Mount Elliot Park – Site of a “Shipwreck”
We arrived that morning to find Mount Elliot Park bright and friendly, despite overcast skies. Volunteers warmly welcomed us and handed out fun little flags and ribbons. The hashtag adorning all the signage was #BringEverybody and the spirit of togetherness and celebration defined our experience that day.
Just beyond the welcome tables sat a small pavilion with restrooms. (A cafe was already closed for the season.) As we moved closer to the center of activity, the kids spotted and marveled at the Gilbert Family Schooner – a large ship run aground, broken masts soaring up to the cold grey sky. The “shipwreck” is a splash pad in the summer, but still a fun playscape in the off-season.
The chilled air became less of a problem as the crowd of people gathered – not just because of the concentration of warm bodies, but the warm and celebratory spirits swirling among them. A steady stream of Motown music played, inspiring spontaneous dancing and sing-a-longs. But instead of “Dancing in the Streets,” we were dancing on the Riverfront.
The Inaugural Stroll
Once the speakers wrapped up their remarks, everyone gathered at the entrance to the new promenade. I heard someone say something about cutting the ribbon – we were too far away to see – and the crowd started moving forward.
We took a slow stroll down the roughly half-mile promenade, following not too far behind Aretha and Stevie. A band marched ahead of us, too, adding to the festive atmosphere. Every now and then we stopped to look at the sights – the boats, Canada, the bridge.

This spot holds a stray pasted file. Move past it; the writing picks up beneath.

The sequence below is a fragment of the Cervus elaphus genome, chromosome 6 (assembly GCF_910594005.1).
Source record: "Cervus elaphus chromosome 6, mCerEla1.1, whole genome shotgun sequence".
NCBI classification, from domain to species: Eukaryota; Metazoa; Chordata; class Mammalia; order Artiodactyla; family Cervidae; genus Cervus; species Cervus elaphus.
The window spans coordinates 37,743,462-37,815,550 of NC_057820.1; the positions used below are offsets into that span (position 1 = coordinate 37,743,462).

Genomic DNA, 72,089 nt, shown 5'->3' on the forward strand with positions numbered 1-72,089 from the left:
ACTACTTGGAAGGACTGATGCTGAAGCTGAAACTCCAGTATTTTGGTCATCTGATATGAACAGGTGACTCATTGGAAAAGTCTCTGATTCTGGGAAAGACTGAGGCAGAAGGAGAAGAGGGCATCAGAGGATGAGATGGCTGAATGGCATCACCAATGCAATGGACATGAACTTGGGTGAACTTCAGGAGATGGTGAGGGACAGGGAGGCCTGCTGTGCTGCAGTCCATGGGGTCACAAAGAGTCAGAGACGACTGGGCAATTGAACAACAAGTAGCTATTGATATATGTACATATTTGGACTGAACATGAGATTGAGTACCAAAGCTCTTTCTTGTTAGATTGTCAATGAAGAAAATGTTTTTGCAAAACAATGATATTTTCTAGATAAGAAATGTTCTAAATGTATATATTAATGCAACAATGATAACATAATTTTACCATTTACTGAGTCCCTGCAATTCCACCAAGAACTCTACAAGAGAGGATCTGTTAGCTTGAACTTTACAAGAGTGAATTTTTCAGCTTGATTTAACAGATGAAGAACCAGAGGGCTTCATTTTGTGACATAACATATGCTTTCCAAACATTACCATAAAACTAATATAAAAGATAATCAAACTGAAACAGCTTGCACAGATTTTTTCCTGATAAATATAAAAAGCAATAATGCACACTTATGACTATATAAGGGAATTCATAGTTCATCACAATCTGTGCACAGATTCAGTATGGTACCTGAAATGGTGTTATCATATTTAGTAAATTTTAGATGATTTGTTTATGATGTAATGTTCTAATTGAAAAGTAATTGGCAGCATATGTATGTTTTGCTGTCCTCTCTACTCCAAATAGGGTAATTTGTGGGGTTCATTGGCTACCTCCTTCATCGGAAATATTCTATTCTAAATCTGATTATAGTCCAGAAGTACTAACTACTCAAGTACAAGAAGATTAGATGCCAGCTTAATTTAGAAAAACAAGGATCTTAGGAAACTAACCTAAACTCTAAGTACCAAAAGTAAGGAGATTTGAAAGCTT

We were delighted at the discovery that we could actually see the James Scott Memorial Fountain and some other iconic Belle Isle structures from the promenade. We spotted one freighter before it slipped by on the other side of the island and out of view.
The path took us right up to and under the bridge connecting the mainland to Belle Isle Park – our favorite part of the walk. I hadn’t seen it so up close from that angle. It really is a beautiful bridge.
Gabriel Richard Park
When we came out on the other side, we arrived at Gabriel Richard Park. Special activities awaited us for opening day – fun foods, bounce houses, carnival rides, and various vendor booths.
Among the more permanent features of the park are several binoculars providing even more scenic views. We found many of the butterfly garden’s flowers still in bloom, even in late October. The garden contains its own short trails dotted with quiet places to sit and enjoy the fluttering, colorful wings in summer.